Yang released a statement on Twitter celebrating the decision. He said he was “glad that a federal judge agreed that depriving millions of New Yorkers of the right to vote was wrong.

Faiz Shakir, Sanders’ campaign manager, also gave a statement applauding the order. 

“We’re glad Judge Torres has restored basic democracy in New York,” Shakir said. “People in every state should have the right to express their preference in the 2020 Democratic primary.”

Others online were also happy with the news, prompting #YangSavesDemocracy to trend on Twitter for a moment.

The race may not be over, though. Douglas A. Kellner, a co-chair of the New York Board of Elections, told the New York Times that the board is “reviewing the decision and preparing an appeal.” New York Governor Andrew Cuomo also said that while the elections are set to go ahead in June per the court’s order, an appeal is possible. 

What Comes Next?

Many, however, are concerned about how the state will vote during the COVID-19 pandemic. In his initial reasoning for canceling the elections, Kellner said that holding this presidential primary right now would “essentially a beauty contest that, given the situation with the public health emergency, seems to be unnecessary and, indeed, frivolous,”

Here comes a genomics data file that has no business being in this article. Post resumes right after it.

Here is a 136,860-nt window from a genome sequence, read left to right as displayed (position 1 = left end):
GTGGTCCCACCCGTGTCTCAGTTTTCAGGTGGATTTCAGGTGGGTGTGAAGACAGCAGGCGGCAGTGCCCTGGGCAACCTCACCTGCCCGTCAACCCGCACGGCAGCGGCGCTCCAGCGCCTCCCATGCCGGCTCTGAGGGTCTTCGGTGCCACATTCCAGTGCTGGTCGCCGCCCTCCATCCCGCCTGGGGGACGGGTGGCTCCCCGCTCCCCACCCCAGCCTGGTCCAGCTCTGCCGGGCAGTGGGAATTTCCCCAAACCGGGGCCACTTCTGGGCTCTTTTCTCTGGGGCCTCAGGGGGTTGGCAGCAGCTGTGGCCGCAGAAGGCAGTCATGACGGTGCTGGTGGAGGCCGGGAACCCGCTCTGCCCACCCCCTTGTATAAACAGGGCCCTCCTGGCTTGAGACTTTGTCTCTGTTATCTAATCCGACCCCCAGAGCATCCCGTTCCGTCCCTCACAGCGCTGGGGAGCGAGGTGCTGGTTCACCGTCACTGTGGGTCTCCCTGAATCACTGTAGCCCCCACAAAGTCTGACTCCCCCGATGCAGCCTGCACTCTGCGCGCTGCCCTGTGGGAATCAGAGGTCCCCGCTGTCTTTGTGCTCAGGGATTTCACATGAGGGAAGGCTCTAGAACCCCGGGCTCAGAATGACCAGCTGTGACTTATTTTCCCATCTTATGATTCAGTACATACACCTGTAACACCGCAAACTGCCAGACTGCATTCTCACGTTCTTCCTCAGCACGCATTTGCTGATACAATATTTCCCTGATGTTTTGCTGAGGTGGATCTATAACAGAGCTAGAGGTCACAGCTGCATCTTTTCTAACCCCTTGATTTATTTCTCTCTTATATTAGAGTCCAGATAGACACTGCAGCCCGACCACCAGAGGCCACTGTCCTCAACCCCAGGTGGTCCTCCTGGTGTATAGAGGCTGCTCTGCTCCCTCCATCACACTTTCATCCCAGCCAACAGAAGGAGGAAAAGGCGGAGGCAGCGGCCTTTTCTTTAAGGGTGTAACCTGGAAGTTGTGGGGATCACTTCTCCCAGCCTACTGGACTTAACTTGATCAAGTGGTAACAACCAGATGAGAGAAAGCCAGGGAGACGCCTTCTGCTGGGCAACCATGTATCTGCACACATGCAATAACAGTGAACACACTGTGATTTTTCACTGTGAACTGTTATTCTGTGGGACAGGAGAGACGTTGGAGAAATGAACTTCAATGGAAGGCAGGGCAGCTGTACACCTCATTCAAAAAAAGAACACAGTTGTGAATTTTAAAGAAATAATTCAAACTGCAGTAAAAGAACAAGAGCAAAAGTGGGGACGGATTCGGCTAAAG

New York City has become the epicenter of the outbreak in the United States, and has one of the worst outbreaks globally. The state has over 300,000 cases and almost 20,000 deaths. New York City makes up roughly half of the state’s case totals. 

While states like Wisconsin have held their primary elections during this, that choice sparked a lot of outrage among voters and others throughout the country. Several reports indicate that some Wisconsin voters have tested positive for the coronavirus. 

Because of this, mail-in voting will be prioritized. In April, Governor Cuomo signed an executive order directing the Board of Elections to mail all New York voters absentee ballot applications. This will allow any and all voters who want to vote by mail to do so, potentially limiting long lines and close contact at polling stations.

Polls will still remain open for those who fail to apply for an absentee ballot and for those who need assistance requiring in-person voting. 

See what others are saying: (New York Times) (Gothamist) (Bloomgberg)


White Supremacist Propaganda Reached Record High in 2022, ADL Finds



 “We cannot sit idly by as these extremists pollute our communities with their hateful trash,” ADL CEO Jonathan Greenblatt said.

White supremacist propaganda in the U.S. reached record levels in 2022, according to a report published Wednesday by the Anti-Defamation League’s Center of Extremism.

The ADL found over 6,700 cases of white supremacist propaganda in 2022, which marks a 38% jump from the nearly 4,900 cases the group found in 2021. It also represents the highest number of incidents ever recorded by the ADL. 

The propaganda tallied by the anti-hate organization includes the distribution of racist, antisemitic, and homophobic flyers, banners, graffiti, and more. This propaganda has spread substantially since 2018, when the ADL found just over 1,200 incidents.